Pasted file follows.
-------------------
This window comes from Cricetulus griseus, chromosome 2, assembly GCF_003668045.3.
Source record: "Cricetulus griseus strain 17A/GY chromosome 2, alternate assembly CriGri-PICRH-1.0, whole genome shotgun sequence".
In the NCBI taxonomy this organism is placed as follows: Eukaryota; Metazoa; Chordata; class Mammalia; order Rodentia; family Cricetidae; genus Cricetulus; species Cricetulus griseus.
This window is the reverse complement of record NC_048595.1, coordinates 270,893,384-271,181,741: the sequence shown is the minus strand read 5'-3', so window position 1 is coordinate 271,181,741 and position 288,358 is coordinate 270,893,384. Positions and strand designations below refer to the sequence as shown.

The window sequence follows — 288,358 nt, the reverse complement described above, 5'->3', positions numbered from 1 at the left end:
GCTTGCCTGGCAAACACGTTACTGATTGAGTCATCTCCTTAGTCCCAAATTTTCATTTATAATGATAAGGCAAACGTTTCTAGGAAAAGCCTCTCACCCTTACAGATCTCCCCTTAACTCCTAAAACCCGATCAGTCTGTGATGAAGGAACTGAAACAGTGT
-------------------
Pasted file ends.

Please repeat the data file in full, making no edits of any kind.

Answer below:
This window comes from Cricetulus griseus, chromosome 2, assembly GCF_003668045.3.
Source record: "Cricetulus griseus strain 17A/GY chromosome 2, alternate assembly CriGri-PICRH-1.0, whole genome shotgun sequence".
In the NCBI taxonomy this organism is placed as follows: Eukaryota; Metazoa; Chordata; class Mammalia; order Rodentia; family Cricetidae; genus Cricetulus; species Cricetulus griseus.
This window is the reverse complement of record NC_048595.1, coordinates 270,893,384-271,181,741: the sequence shown is the minus strand read 5'-3', so window position 1 is coordinate 271,181,741 and position 288,358 is coordinate 270,893,384. Positions and strand designations below refer to the sequence as shown.

The window sequence follows — 288,358 nt, the reverse complement described above, 5'->3', positions numbered from 1 at the left end:
GCTTGCCTGGCAAACACGTTACTGATTGAGTCATCTCCTTAGTCCCAAATTTTCATTTATAATGATAAGGCAAACGTTTCTAGGAAAAGCCTCTCACCCTTACAGATCTCCCCTTAACTCCTAAAACCCGATCAGTCTGTGATGAAGGAACTGAAACAGTGT